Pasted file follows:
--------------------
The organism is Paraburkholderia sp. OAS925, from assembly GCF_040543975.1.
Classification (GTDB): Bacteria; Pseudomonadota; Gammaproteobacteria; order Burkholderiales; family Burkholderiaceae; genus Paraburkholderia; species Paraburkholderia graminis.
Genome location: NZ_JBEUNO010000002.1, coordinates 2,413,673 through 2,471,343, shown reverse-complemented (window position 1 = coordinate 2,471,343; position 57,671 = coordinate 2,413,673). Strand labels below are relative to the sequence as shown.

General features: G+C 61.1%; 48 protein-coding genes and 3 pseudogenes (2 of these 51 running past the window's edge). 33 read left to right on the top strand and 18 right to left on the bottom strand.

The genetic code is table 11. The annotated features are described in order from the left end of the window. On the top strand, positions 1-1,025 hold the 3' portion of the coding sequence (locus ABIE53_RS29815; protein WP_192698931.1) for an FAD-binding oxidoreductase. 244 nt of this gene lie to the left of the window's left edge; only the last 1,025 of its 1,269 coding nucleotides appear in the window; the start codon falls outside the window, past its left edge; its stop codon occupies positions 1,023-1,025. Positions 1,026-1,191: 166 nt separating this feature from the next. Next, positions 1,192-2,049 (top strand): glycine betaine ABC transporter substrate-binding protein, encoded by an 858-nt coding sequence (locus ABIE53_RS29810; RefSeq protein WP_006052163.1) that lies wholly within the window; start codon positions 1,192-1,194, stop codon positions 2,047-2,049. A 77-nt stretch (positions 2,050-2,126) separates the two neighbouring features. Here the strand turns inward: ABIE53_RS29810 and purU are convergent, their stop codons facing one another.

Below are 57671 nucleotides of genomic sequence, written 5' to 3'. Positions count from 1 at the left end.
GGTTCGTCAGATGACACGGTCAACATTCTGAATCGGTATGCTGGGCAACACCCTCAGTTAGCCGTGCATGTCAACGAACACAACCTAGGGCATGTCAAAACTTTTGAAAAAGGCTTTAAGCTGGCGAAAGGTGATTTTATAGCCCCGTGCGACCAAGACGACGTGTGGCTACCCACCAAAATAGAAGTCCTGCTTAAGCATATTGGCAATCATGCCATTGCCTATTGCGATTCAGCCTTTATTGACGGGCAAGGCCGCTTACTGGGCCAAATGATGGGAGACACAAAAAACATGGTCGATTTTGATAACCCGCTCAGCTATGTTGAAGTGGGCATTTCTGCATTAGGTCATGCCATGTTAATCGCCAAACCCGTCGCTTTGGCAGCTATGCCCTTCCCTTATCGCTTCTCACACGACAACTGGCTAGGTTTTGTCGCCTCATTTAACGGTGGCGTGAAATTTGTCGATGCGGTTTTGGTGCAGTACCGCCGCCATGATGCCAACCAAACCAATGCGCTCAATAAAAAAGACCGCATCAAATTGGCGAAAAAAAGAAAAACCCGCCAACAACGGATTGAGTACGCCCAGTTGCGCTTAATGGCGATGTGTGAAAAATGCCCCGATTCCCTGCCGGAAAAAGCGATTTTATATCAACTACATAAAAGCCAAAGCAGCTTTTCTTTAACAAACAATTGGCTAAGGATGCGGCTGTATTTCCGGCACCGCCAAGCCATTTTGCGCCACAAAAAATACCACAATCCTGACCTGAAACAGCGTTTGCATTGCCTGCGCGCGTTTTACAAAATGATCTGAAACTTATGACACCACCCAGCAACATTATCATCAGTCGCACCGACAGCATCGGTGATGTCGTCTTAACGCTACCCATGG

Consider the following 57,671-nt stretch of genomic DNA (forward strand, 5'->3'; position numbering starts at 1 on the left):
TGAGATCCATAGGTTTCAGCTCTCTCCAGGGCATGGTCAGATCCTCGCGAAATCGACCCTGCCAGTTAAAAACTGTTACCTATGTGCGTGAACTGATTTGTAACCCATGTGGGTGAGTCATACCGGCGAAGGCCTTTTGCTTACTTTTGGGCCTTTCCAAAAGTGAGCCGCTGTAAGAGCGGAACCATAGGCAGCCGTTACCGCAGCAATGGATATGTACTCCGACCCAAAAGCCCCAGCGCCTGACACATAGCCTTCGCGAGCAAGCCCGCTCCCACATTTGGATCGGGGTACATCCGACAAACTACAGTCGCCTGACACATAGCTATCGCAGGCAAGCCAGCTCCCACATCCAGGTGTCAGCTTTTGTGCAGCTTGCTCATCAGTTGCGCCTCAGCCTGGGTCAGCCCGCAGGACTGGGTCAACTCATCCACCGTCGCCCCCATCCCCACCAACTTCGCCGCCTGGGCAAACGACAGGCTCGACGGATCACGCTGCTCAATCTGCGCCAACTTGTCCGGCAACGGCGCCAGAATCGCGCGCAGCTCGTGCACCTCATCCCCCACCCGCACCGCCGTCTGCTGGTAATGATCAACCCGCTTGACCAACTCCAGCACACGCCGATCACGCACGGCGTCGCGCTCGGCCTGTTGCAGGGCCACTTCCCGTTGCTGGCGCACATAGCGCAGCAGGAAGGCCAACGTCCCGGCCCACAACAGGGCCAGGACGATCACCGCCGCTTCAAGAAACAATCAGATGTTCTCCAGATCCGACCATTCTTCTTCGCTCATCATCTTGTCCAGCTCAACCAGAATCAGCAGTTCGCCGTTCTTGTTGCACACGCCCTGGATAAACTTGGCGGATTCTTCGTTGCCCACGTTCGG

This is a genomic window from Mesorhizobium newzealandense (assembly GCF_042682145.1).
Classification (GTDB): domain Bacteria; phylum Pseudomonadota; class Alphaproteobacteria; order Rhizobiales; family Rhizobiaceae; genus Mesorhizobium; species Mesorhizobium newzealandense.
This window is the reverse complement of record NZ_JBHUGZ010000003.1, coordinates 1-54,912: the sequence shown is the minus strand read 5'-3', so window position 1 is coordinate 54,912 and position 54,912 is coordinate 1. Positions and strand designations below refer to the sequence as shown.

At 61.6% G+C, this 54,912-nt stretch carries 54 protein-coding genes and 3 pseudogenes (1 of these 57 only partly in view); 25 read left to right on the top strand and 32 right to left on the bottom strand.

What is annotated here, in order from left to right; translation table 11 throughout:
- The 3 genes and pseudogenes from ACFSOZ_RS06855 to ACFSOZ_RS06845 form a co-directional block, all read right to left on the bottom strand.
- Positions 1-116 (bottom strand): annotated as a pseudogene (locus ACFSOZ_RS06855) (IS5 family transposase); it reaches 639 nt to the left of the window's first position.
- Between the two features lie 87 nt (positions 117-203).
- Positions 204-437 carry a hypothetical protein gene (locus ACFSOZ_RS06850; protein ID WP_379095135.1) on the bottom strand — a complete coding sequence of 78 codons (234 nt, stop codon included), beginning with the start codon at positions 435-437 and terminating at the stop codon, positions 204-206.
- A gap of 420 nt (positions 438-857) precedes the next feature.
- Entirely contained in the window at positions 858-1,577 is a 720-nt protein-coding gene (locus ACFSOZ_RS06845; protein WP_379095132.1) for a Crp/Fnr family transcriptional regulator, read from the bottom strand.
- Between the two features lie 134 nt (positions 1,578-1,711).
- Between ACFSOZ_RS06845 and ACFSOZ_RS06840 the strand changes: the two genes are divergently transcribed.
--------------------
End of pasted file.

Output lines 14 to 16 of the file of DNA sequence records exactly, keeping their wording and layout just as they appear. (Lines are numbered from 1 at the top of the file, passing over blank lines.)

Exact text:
What is annotated here, in order from left to right; translation table 11 throughout:
- The 3 genes and pseudogenes from ACFSOZ_RS06855 to ACFSOZ_RS06845 form a co-directional block, all read right to left on the bottom strand.
- Positions 1-116 (bottom strand): annotated as a pseudogene (locus ACFSOZ_RS06855) (IS5 family transposase); it reaches 639 nt to the left of the window's first position.